Tell me about the first LGBTQ person whom you met. What impact did they have on your life? My uncle Bobby and his lifemate Robby.I wasn’t biologically related to either of them, but Bobby was my mother’s best friend. He worked with er and they became like sisters to each other. Bobby loved my mother until the day he died of AIDS, Christmas Eve 1998. He had a tremendous impact on my life because he showed me the inherent value of having family of “choice” alongside with family of origin. The very inhumane treatment he received while passing taught me we all need to fight for those we love who don’t have a voice for whatever reason..and that wile all of us will die, our love lives on, and he also taught me through his love for my mom that friendships are so very important, and that we love who we love, regardless of ethnicity, sexuality, age or gender. Love is love !!
Past or present, favorite LGBTQ character or creator in television, film or literature? Please tell us why. Tilda Swinton played the title role of Orlando in the movie by the same name. It fascinated me, because I had long felt gender and sexuality to be fluid and not static. I loved seeing it expressed this way theatrically. I was drawn to the character and her/his transitions. I was always drawn to gender variants for as long as I could remember, and so finding Orlando was like finding home to me.
How do you stay informed about LGBTQ issues? Social media mostly. I read all the time. Also from Logo. From Facebook and friends too.
Describe your geographical community. I live in the inner city Pittsburgh PA. I came from a small village in Panama ( Central America). Historically Latin countries are not very gay friendly so, I am thrilled to have a community at all. I never feel threatened because of who I am, and that may have something to do with my belief system in general, more so than my understanding of how the world works.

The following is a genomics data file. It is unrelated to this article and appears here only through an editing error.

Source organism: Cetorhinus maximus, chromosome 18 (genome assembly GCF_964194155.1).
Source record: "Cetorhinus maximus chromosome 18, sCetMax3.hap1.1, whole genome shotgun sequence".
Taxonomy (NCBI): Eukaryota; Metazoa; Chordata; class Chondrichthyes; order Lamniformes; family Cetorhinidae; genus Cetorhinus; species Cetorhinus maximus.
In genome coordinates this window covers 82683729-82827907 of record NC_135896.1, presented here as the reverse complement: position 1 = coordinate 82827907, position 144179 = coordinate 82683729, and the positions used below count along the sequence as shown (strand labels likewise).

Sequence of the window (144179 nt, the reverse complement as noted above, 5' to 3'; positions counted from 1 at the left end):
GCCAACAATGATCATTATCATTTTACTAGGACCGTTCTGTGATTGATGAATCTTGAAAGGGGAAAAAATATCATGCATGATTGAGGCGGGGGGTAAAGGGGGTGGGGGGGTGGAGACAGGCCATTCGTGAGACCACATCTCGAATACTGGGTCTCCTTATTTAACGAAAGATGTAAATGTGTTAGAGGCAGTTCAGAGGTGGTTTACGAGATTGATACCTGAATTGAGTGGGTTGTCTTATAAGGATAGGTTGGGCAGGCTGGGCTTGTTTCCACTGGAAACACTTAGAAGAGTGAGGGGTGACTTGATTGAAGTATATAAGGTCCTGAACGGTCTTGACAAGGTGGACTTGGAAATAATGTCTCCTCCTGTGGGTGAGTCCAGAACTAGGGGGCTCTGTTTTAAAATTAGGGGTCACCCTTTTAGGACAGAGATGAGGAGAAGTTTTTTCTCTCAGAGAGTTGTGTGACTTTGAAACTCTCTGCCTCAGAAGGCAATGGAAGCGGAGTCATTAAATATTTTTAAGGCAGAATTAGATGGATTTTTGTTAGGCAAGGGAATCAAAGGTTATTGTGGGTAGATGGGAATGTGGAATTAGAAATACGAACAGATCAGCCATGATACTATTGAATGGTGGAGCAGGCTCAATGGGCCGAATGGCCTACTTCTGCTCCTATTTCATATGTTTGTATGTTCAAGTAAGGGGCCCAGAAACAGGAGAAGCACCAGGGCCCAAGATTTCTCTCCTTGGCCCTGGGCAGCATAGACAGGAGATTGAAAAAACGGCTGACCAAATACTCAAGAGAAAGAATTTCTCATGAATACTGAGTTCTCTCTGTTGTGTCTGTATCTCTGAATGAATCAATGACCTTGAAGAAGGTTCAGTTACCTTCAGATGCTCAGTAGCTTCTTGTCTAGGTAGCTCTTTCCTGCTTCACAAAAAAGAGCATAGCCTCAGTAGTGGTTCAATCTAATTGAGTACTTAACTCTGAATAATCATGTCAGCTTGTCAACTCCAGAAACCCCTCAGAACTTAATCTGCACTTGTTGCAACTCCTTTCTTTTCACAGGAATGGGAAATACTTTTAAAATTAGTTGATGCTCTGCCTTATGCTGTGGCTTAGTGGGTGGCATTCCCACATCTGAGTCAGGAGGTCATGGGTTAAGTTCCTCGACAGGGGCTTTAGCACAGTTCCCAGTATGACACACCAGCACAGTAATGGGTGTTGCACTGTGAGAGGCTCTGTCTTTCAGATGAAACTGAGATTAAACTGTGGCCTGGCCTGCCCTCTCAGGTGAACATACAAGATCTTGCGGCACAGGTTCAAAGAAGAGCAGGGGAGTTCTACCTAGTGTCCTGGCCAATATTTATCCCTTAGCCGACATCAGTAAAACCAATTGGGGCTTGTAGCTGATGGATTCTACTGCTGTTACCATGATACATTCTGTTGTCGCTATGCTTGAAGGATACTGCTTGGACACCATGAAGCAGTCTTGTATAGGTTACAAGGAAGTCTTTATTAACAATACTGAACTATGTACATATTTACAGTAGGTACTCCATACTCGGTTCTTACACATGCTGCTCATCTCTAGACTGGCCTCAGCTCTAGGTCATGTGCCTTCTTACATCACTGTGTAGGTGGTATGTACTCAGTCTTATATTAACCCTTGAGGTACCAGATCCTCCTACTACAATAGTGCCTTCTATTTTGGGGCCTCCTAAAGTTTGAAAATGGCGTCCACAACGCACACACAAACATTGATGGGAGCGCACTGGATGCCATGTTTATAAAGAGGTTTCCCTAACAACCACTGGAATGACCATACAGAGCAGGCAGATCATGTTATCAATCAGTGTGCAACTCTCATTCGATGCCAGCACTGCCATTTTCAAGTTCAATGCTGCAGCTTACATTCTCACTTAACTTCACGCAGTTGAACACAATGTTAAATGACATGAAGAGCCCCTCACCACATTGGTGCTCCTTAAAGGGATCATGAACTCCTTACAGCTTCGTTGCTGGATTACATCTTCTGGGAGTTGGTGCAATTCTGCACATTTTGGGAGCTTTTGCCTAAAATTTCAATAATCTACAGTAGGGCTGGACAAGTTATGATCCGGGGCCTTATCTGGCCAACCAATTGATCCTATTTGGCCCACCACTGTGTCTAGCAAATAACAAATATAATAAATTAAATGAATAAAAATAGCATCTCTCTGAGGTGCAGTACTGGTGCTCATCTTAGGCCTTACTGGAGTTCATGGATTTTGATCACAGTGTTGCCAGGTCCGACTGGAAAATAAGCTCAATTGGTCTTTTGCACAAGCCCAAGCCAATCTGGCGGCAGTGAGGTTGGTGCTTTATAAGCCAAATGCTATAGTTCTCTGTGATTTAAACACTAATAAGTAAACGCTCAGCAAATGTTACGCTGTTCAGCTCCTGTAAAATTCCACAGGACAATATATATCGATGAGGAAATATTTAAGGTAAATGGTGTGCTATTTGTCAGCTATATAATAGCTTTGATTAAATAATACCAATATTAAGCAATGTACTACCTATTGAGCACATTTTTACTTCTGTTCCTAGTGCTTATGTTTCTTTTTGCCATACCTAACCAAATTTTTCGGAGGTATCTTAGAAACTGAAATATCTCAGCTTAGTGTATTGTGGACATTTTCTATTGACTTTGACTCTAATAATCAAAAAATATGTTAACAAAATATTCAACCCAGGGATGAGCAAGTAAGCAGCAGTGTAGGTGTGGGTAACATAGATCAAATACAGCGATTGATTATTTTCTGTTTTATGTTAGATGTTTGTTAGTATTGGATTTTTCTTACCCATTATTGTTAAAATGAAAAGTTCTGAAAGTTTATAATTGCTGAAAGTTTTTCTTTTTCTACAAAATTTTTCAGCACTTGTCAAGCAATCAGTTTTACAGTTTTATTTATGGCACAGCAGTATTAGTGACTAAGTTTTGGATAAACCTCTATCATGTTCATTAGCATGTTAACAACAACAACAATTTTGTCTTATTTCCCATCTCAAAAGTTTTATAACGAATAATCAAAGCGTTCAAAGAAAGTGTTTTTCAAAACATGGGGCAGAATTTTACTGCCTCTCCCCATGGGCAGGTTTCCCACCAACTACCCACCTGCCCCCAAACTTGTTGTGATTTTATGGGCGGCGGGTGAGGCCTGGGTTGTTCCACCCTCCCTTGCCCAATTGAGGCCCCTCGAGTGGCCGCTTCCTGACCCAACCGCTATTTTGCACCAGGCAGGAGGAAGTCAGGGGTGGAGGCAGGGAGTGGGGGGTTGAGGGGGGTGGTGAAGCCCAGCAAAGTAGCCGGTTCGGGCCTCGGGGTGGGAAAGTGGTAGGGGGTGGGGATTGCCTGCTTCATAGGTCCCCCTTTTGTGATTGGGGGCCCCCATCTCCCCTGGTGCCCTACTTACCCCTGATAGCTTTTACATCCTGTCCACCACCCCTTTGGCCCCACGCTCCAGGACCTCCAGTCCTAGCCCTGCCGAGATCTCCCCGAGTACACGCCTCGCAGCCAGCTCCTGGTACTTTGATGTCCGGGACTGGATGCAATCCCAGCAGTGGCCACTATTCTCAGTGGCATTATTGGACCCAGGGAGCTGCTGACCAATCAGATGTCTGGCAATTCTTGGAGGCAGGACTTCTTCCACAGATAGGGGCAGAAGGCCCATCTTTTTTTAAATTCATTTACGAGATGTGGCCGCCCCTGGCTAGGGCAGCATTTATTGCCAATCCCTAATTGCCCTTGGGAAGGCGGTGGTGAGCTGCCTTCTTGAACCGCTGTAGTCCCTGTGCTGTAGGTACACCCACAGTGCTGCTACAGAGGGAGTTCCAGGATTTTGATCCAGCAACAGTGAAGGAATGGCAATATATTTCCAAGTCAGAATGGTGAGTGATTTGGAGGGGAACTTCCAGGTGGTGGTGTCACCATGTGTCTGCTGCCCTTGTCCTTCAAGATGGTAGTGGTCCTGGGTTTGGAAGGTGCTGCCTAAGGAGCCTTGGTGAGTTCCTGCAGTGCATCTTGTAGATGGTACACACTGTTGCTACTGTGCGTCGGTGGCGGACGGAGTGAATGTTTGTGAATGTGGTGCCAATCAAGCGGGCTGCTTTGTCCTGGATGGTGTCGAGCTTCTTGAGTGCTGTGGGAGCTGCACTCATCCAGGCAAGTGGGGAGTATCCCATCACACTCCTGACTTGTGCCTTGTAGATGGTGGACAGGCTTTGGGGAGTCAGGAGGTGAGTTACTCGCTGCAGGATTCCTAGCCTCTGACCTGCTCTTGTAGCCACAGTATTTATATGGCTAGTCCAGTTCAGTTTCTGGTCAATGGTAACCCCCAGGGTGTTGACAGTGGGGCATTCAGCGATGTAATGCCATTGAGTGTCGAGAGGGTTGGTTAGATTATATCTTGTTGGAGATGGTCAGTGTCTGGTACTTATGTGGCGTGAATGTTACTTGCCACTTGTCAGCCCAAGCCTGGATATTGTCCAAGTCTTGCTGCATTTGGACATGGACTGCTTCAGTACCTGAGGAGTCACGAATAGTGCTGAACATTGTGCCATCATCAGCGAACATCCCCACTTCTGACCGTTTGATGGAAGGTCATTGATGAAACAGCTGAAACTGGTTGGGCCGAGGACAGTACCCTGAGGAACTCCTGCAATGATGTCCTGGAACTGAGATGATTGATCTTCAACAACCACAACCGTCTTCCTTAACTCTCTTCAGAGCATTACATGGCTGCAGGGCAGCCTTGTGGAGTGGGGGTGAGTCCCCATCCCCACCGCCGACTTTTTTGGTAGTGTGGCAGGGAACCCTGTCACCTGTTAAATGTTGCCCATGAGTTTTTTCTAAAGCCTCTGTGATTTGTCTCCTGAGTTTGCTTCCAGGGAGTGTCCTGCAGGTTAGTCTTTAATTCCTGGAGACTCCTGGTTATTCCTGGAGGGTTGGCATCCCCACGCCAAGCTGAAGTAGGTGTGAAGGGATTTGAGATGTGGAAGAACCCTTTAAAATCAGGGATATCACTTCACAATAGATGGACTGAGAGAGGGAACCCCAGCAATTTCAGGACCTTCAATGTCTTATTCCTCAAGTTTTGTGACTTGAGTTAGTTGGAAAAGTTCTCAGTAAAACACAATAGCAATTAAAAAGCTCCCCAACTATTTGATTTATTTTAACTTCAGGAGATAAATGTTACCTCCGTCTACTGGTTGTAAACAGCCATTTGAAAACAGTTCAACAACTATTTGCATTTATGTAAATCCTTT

Describe your local or regional LGBTQ community. Pittsburgh PA. I am learning more all the time about the wonderful resources this region has. As a person who is dedicated more towards my Spiritual life, I am embarassingly out of touch with what is happening, this year (2016) way my first time in 25 years attending pride, as in solidarity to my Latina/o brothers and sisters in Orlando.
Have you ever experienced discrimination based on your identity? Specifically, in a job setting, when applying for housing or while in public. No, not at all out in the world. The only discrimination I ever experienced has been dealt by local LGBTQ people when disclosing information about my sexual history. Interestingly, I was married to an FTM, and lived a hetero-normative or hetero-appearing life for many years, and never heard straight people talk about gays, the way I was talked about for having a relationship with an FTM by gays. It was backwards to me. It was alarming and hurtful and I for a very long time felt disowned and marginalized. I realize that it was a very delicate peace because he was very stealth, not wanting people to know his business, for fear he would be harmed. I respected his desire not to be “out”ed, but it was very hard for me, essentially feeling like my visibility as a queer woman was gagged, erased and annihilated. Living like that was very hard, wanted to be seen and validated and yet creating a barrier to being see authentically. Very few friends stood by me through that, and for those who did, I am eternally grateful !